Local History and Genealogy

Saturday, April 3, 2010

A New Kind of Town: Early Angola's View on Religion

A new kind of town, Angola Indiana, founded in 1838 by settlers from western New York on an overtly anti-church basis, was for many years a kind of Spiritualist establishment.

A twentieth century social scientist with no bias in favor of organized religion later described it:
"The founders of [Aton]Angola fully intended to exclude churches for all time.  Under their influences spiritualism and free-love became dominant; and the village acquired a reputation far and near for irreligion and immorality.  It was spoken of as "a hot-bed of infidelity and vice.  As late as 1865, it is probable that nine-tenths of the population were spiritualists and given to free-love.  During this decade the most noted mediums of the land made Aton [Angola} their headquarters, among them Abbey Kelley Foster, Mrs Griffin and Mrs Seymour.  The town newspaper of that time says: "They held many public services, conducted funerals, and did great miracles before the public."  In 1855 the publication of an "infidel" paper known as "The Truth Seeker" was begun.  It was financed by the founder and leading man of Aton [Angola].  (This would have been Thomas Gale)  Its motto was "For Free Thought and Free Discussion and Democracy Against False Theology, Superstition, Bigotry, Ignorance, Aristocracies, Privilege Classes, Tyrannies, Oppression, and Everything that Degrades or Burdens Mankind Mentally or Physically."  This paper is described as a "most vile andvicious sheet."  It wielded strong influence for some years and then removed from town".

Presbyterian missionary Almon Martin said in 1852 that Angola should really be called "Satan's Seat" since it was notable for Sabbath breaking and intemperance and its most influential men were either skeptics or infidels.  After Abigail Kelley Foster and her husband Stephen Symonds Foster (not to be confused with the songwriter) visited and further stiffened the people's resistance to church organizations, Martin concluded that "only a change of inhabitants in Angola" could open it to ministry.  He moved on to Ontario in neighboring Lagrange county in 1854.  Missionaries Jacob Patch, Henry Warren and Henry Little gave the same appraisal of the situation in Steuben county.  Influential men of Angola were circulating the "infidel writings" of Andrew Jackson Davis; at their own expense they were systematically importing such eastern lecturers as Abigail Kelley Foster and Stephen Symonds Foster to attack the bible, the churches and the ministers.  Following a tour of Steuben county in 1855 Jacob Patch and Henry Little reported that unless help was sent the county's four churches at Angola, Brockville (Fremont), Salem and York would fall victim to infidelity foe which Steuben county was becoming a stronghold.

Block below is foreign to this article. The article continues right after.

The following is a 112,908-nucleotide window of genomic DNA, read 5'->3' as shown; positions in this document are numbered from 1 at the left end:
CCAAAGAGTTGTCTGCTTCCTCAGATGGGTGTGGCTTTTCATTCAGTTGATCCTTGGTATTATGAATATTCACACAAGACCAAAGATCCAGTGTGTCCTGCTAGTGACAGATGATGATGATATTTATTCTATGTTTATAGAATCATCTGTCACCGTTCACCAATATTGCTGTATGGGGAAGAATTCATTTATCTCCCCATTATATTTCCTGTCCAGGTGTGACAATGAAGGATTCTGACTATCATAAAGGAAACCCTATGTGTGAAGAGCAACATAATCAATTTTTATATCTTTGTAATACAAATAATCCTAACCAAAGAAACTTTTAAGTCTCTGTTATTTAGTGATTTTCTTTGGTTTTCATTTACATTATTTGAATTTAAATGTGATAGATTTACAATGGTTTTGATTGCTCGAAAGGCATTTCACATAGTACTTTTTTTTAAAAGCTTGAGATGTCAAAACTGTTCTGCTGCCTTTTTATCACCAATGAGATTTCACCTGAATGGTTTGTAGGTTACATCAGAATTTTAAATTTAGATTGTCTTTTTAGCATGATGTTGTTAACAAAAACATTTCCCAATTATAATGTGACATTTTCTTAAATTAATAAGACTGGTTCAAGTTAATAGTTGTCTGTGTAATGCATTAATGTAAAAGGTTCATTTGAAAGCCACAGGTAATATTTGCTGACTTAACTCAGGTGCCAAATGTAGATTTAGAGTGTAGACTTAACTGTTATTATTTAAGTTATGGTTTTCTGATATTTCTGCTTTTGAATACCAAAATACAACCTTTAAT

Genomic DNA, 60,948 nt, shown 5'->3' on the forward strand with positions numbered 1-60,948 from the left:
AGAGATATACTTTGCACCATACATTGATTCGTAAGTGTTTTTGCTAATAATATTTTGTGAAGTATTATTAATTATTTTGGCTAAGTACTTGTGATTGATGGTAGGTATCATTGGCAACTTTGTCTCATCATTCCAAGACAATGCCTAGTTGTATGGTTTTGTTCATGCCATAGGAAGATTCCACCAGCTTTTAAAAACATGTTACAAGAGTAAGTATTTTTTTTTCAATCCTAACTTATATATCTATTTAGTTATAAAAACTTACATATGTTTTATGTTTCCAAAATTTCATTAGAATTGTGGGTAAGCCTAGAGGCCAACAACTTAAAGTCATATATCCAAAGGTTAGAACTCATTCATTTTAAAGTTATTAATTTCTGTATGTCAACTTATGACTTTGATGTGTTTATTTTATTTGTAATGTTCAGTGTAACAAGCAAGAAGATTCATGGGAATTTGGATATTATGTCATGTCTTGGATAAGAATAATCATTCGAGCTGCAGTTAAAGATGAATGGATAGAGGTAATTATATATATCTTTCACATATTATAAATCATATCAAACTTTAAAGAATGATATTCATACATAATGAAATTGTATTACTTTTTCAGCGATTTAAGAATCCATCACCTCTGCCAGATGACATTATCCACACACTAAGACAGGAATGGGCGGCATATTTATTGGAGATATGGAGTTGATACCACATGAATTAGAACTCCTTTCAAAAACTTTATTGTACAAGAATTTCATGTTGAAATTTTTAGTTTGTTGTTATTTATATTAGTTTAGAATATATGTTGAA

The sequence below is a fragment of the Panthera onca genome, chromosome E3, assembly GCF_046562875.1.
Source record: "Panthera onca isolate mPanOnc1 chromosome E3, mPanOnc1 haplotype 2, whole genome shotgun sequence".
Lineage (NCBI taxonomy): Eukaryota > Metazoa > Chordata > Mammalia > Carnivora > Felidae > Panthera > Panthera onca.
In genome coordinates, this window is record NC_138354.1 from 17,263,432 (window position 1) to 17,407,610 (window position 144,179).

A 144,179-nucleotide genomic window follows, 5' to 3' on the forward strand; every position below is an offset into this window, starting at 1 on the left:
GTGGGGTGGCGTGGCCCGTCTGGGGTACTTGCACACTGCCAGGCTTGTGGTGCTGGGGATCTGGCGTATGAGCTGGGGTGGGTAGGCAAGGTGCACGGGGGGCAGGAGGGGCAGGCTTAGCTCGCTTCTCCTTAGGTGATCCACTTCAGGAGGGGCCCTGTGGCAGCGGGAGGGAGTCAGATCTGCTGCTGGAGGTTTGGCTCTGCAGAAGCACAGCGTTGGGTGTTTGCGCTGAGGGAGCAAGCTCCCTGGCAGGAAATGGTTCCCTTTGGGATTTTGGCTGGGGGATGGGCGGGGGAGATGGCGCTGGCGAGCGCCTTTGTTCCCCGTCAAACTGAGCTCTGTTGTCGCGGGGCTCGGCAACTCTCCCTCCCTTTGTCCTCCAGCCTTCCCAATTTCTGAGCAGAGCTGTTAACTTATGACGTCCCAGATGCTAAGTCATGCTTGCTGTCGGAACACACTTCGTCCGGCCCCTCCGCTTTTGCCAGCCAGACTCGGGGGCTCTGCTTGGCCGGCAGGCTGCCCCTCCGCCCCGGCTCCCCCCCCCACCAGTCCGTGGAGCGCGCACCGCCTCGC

Taken from; Hoosier Faiths: A History of Indiana's Churches and Religious Groups,  by L.C. Rudolph
Pages 320, 339